Yesterday evening we managed, after much perilous negotiation of roundabouts, to ind ourselves lodging at a modest but pleasant B&B on the outskirts of Cambridge. The area was described by both of my guidebooks as an almost overwhelmingly charming Victorian horse-country town, but looked to me more like a modest outer suburb of, say, Baltimore, but with more cows. I have got to start approaching guidebooks with a bit more skepticism.
Our stay included a full New Zealand breakfast, which is a lot like a full English breakfast (fried eggs, fried meat, fried mushrooms, baked tomato) except that the bacon here is more like Canadian bacon, a round piece of lean with a strip of fat around the edges. Also, I found it ironic that, at an establishment with an actual cow in the front yard (it belongs to a neighbor), they would serve you margarine for your toast.
We started early, because we had a lot to do and a long way to go. Around noon yesterday it became clear that we were never going to make both our planned stops in one day, so we chose the caves and put off Hobbiton. Which turned out to have been a good choice, because where yesterday had been gray and rainy, today had turned up bright and clear and cloudless. Perfect weather for tramping around the most famous sheep pasture in New Zealand.
There are, of course, no hobbits in Hobbiton. There are no doors either, or gardens or walls or bridges or buildings. What there is are a number of hobbit holes set into a hillside, a tree, a pond and lots and lots of sheep. It's lambing season, and every ewe (there's about six thousand of them on the farm) had a lamb or two with her, some born as recently as yesterday. (Incidentally, I decided that any lamb I saw was being raised for its wool.)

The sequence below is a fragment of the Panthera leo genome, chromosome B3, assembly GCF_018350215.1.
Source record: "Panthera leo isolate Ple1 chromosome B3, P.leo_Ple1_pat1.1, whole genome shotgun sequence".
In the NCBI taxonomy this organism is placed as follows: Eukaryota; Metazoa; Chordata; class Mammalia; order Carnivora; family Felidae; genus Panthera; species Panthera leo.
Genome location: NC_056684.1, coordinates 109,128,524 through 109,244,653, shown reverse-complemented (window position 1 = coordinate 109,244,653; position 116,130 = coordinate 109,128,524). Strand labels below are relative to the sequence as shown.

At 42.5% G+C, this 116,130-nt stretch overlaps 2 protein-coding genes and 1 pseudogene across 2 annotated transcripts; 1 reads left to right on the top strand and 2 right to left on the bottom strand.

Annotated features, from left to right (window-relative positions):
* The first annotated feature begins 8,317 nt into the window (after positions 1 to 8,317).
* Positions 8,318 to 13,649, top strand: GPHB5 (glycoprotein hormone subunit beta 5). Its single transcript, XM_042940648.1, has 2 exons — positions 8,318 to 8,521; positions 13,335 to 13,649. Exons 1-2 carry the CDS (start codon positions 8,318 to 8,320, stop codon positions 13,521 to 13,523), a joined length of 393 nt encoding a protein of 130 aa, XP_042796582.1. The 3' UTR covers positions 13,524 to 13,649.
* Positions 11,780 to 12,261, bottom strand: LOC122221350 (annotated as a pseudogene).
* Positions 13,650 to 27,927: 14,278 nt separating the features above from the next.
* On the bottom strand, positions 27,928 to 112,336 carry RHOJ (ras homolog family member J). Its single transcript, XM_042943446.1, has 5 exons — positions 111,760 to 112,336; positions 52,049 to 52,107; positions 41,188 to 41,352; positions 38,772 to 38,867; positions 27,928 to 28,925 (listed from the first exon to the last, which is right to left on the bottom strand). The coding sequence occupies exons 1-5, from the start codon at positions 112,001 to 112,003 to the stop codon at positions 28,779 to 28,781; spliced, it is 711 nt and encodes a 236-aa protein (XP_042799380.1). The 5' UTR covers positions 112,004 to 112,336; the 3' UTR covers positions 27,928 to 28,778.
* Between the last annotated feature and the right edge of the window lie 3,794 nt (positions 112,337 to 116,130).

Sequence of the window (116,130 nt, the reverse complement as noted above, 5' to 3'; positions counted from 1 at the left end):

Our guide led us on a thorough tour, pointing out of the places where things used to be with lots of descriptions like "just over by those two lambs there, you can see where the road was." But that's okay, because I hadn't come for what wasn't there. I came for the hobbit holes, which were.
They had been rebuilt after the original impermenant movie set peices had succumbed to the elements and the resident sheep, and whitewashed to stand out against the green hillside. They were small and round and, even at only a few feet deep, gave off exactly the air of cozy hominess that had always made this imaginary place so appealing. I took more photos than was strictly rational, including one, for no reason, of a hedge. I really have to go and rewatch those movies now.
Side note: Our driver on the shuttle out to the site, a bluff and middle aged Kiwi man, could not have been more pleased to hear that we were from California. He and his wife were actually headed there next week, to go on a four-day cruise to Ensenada, and then up to Modesto.
Oh, how nice, we said.
Modesto? we thought.
It turned out that he was a fan of American muscle cars, and he was picking up a couple of them there to ship back out of Oakland. We wished him luck and said we'd keep an eye out for him when we got back to the Bay Area.